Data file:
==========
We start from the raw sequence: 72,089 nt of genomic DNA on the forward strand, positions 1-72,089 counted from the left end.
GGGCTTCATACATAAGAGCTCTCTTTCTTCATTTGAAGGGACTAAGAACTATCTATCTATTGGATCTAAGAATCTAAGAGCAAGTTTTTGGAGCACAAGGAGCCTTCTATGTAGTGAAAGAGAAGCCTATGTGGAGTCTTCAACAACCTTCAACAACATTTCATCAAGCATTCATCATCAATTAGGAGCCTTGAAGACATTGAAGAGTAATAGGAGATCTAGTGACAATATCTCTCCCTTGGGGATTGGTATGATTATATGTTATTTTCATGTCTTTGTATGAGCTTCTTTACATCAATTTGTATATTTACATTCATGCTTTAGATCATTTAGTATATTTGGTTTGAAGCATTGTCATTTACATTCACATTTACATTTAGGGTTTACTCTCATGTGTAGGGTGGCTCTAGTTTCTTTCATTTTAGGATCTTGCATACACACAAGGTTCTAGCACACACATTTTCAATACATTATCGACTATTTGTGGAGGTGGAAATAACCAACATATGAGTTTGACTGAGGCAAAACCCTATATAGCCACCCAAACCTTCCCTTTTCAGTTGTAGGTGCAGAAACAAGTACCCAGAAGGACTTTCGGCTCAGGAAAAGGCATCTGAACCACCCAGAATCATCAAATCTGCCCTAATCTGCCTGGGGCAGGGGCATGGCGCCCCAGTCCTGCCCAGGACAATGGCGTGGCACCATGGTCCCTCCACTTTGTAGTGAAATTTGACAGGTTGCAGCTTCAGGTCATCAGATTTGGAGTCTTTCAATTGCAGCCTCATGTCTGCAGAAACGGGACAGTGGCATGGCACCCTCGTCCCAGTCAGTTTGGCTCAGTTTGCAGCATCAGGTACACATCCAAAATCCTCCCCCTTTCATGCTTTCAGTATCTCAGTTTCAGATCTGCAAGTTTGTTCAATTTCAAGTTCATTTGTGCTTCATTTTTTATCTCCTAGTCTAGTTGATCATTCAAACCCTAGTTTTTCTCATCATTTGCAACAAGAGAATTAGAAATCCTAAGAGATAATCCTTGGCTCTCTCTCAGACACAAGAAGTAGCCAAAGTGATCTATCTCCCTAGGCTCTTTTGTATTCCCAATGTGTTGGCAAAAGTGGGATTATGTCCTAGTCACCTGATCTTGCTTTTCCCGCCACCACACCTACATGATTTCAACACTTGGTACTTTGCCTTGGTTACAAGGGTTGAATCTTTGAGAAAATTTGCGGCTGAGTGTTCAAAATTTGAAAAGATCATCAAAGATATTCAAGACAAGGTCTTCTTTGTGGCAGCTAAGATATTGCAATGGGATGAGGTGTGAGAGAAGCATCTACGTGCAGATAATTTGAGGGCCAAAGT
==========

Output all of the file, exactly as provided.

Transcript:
We start from the raw sequence: 72,089 nt of genomic DNA on the forward strand, positions 1-72,089 counted from the left end.
GGGCTTCATACATAAGAGCTCTCTTTCTTCATTTGAAGGGACTAAGAACTATCTATCTATTGGATCTAAGAATCTAAGAGCAAGTTTTTGGAGCACAAGGAGCCTTCTATGTAGTGAAAGAGAAGCCTATGTGGAGTCTTCAACAACCTTCAACAACATTTCATCAAGCATTCATCATCAATTAGGAGCCTTGAAGACATTGAAGAGTAATAGGAGATCTAGTGACAATATCTCTCCCTTGGGGATTGGTATGATTATATGTTATTTTCATGTCTTTGTATGAGCTTCTTTACATCAATTTGTATATTTACATTCATGCTTTAGATCATTTAGTATATTTGGTTTGAAGCATTGTCATTTACATTCACATTTACATTTAGGGTTTACTCTCATGTGTAGGGTGGCTCTAGTTTCTTTCATTTTAGGATCTTGCATACACACAAGGTTCTAGCACACACATTTTCAATACATTATCGACTATTTGTGGAGGTGGAAATAACCAACATATGAGTTTGACTGAGGCAAAACCCTATATAGCCACCCAAACCTTCCCTTTTCAGTTGTAGGTGCAGAAACAAGTACCCAGAAGGACTTTCGGCTCAGGAAAAGGCATCTGAACCACCCAGAATCATCAAATCTGCCCTAATCTGCCTGGGGCAGGGGCATGGCGCCCCAGTCCTGCCCAGGACAATGGCGTGGCACCATGGTCCCTCCACTTTGTAGTGAAATTTGACAGGTTGCAGCTTCAGGTCATCAGATTTGGAGTCTTTCAATTGCAGCCTCATGTCTGCAGAAACGGGACAGTGGCATGGCACCCTCGTCCCAGTCAGTTTGGCTCAGTTTGCAGCATCAGGTACACATCCAAAATCCTCCCCCTTTCATGCTTTCAGTATCTCAGTTTCAGATCTGCAAGTTTGTTCAATTTCAAGTTCATTTGTGCTTCATTTTTTATCTCCTAGTCTAGTTGATCATTCAAACCCTAGTTTTTCTCATCATTTGCAACAAGAGAATTAGAAATCCTAAGAGATAATCCTTGGCTCTCTCTCAGACACAAGAAGTAGCCAAAGTGATCTATCTCCCTAGGCTCTTTTGTATTCCCAATGTGTTGGCAAAAGTGGGATTATGTCCTAGTCACCTGATCTTGCTTTTCCCGCCACCACACCTACATGATTTCAACACTTGGTACTTTGCCTTGGTTACAAGGGTTGAATCTTTGAGAAAATTTGCGGCTGAGTGTTCAAAATTTGAAAAGATCATCAAAGATATTCAAGACAAGGTCTTCTTTGTGGCAGCTAAGATATTGCAATGGGATGAGGTGTGAGAGAAGCATCTACGTGCAGATAATTTGAGGGCCAAAGT